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South Bay Area (San Diego Co.)

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  • MiriamEagl@aol.com
    Hi, all! Headed down to Tijuana Slough this morning, concentrating on the 5th Street Trail (I found out later that technically it s called the River Mouth
    Message 1 of 1 , Apr 9, 2003
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      Hi, all!

      Headed down to Tijuana Slough this morning, concentrating on the 5th Street
      Trail (I found out later that technically it's called the River Mouth Trail)
      and the trail at the end of Sunset Road. Racked up quite a species list for
      just 5th Street alone; Song Sparrows and Meadowlarks were all over the place,
      and in the little fresh water marsh area had a gorgeous male Mallard and a
      Sora calling. Various shorebirds were in the ponds well west of the trail,
      and Horned Larks sang from the helicopter field. Several White Pelicans were
      in the Tijuana River, an Osprey flew overhead, and although the mouth area
      didn't have as much water as usual, there was still a good selection of
      waterbirds, mostly Marbled Godwits, Willets, a Long-billed Curlew, and
      various gulls and terns. On the loop trail back had not one but TWO Merlins,
      one who had caught breakfast and was chowing down while his companion buzzed
      the vegetation and struck fear into the smaller birds hidden there! Instead
      of turning back where the trail switchbacks I went ahead to the bench which
      overlooks a little hidden pond which was just full of stuff: Red-winged
      Blackbirds, egrets, stilts, dowitchers, both Green-winged and Cinnamon Teal
      (what knockouts), Ruddy Duck, Coot, and Least Sandpipers. A Wilson's Warbler
      sang from one of the bushes on the way back, and enjoyed a couple of nominate
      Savannah Sparrows gobbling up these tiny red berries on whatever bush they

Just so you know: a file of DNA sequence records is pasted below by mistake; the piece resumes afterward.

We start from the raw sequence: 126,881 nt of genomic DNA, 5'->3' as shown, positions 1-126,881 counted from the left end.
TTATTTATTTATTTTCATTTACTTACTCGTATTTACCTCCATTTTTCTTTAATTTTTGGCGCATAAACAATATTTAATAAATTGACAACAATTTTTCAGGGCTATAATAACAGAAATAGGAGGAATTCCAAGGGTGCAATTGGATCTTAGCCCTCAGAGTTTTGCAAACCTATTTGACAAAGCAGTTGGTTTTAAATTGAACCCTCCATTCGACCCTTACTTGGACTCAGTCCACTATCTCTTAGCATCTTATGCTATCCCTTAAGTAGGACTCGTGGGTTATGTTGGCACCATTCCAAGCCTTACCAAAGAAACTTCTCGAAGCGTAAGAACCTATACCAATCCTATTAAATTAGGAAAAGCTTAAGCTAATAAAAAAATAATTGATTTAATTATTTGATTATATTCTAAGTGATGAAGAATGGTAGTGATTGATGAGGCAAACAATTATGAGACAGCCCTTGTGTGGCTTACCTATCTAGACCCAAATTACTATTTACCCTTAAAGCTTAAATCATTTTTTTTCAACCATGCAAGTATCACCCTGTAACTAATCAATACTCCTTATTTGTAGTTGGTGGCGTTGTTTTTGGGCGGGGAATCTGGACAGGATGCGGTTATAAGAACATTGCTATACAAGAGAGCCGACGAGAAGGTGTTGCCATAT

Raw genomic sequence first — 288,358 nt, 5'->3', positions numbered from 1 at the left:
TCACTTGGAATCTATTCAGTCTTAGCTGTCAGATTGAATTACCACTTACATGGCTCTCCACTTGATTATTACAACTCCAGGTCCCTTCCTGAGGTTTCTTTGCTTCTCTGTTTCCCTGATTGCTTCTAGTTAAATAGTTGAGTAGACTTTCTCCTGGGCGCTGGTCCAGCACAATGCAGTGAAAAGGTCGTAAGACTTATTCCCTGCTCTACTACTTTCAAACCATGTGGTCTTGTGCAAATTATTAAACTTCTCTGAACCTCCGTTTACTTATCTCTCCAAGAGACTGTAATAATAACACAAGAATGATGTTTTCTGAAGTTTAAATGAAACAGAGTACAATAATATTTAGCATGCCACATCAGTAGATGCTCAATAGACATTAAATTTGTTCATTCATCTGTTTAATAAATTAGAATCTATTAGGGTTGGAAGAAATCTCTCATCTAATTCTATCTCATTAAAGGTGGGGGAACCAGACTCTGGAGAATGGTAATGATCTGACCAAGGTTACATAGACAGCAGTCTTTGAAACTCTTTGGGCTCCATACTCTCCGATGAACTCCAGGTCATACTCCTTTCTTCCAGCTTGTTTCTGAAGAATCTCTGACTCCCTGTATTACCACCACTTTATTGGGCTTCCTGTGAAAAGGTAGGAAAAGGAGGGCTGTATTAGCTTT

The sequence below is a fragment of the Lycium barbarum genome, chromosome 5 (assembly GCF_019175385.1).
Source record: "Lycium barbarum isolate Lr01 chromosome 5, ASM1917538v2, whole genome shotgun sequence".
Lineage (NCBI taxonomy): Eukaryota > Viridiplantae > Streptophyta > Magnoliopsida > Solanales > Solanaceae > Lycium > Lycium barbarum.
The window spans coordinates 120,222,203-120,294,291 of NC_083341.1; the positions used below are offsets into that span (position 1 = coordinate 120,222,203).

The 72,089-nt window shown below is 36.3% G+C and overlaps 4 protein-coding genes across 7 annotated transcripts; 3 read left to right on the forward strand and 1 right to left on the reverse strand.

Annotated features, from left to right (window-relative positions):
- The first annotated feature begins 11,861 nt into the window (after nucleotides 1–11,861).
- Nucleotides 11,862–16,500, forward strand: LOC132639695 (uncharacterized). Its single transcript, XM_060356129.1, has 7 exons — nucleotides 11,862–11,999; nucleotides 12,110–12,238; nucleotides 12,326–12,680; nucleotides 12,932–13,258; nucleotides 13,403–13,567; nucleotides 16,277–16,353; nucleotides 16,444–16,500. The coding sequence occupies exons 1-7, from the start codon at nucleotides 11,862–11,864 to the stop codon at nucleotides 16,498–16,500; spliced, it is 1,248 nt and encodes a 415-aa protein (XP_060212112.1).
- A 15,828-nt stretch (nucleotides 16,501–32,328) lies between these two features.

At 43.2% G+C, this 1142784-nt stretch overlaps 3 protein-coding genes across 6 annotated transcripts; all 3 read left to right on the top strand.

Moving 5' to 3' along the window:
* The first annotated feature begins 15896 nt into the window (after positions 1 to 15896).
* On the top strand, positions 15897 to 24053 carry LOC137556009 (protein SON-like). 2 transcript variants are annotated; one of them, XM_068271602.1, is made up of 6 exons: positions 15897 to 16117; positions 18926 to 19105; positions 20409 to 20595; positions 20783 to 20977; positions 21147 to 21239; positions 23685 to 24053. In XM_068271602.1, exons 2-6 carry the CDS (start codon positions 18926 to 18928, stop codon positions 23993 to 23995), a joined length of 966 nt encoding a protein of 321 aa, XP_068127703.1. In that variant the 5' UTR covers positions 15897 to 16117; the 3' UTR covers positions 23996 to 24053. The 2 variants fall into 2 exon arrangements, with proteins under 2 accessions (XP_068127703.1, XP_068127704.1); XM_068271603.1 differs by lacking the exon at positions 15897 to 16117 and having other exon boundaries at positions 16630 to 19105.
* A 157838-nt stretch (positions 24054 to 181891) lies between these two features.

were occupying... Clapper Rails seemed to be in good numbers as I think I
      had at least five pairs "clapping"!

      Headed down to the end of Sunset Road after that, where they've put up a
      kiosk since I was there last. The place was a cacophany of riparian bird
      song, with Bell's Vireo, Orange-crowned Warbler, Bewick's Wren,
      Yellow-breasted Chat, and Yellow Warbler being the predominate singers. One
      little Bell's came out right on top of a scrawny willow, just singing his
      little heart out! I would have expected Mockingbird in this stuff, but the
      mimid-like song I was hearing sounded just a tad too gutteral, and sure
      enough, I discovered a California Thrasher sitting atop one of the willows!
      A Cooper's Hawk went tearing over the scrub, and American Goldfinches also
      bounced over. Two other "chaparral" birds sang from the willows: a Wrentit
      and a mournful Greater Roadrunner, which was an interesting comparison with
      the competing Mourning Dove! In the flycatcher department had Pacific-slope
      and Ash-throated (looking carefully for ochre against the rust ;-) ). Also
      had both towhees (a Spotted close in had a particularly firey eye), and at
      the resting spot startled a lady on her horse (she was telling her what a
      good girl she was for not bolting, I guess!). A Downy Woodpecker called in
      the distance, and almost tuned out a singing Cardinal! (Hey, they deserve to
      be kept track of, too...) On the way back a skylarking chat floated across
      the trail and landed in the open, giving great looks! It was at the kiosk I
      found out the "correct" name of the 5th Street trail, and they also had a
      number for Border Field State Park, so I called to find out the status (since
      every time I go down there there's this huge berm blocking the road). Turns
      out they purposely close the park during the winter because the rains wash
      the sewage onto the roads and not only contaminate the area but make the
      roads so muddy that maintenance is more than they can handle, so she assured
      me they'd be opening it again after the rainy season is over!

      From there headed up to the foot of 7th Street where the usual suspects were
      in the bay, although in fewer numbers than the last time we were here with
      the TV crew: lots of Marbled Godwits, though, and the skimmer/Elegant Tern
      mob was out on one of the spits. A few White Pelicans were in the "pond"
      doing their swim-and-scoop routine, along with a couple of female
      Red-breasted Mergansers. A glorious Clark's Grebe was close to the bike path
      along with an Eared Grebe in alternate plumage. In the duck department added
      a considerable flock of Pintail to the list, and at the resting spot a
      Belding's Sparrow sang buzzily. On the way back a Snowy Egret came sailing
      in and fed quite close to me, giving excellent looks at his shuffle method of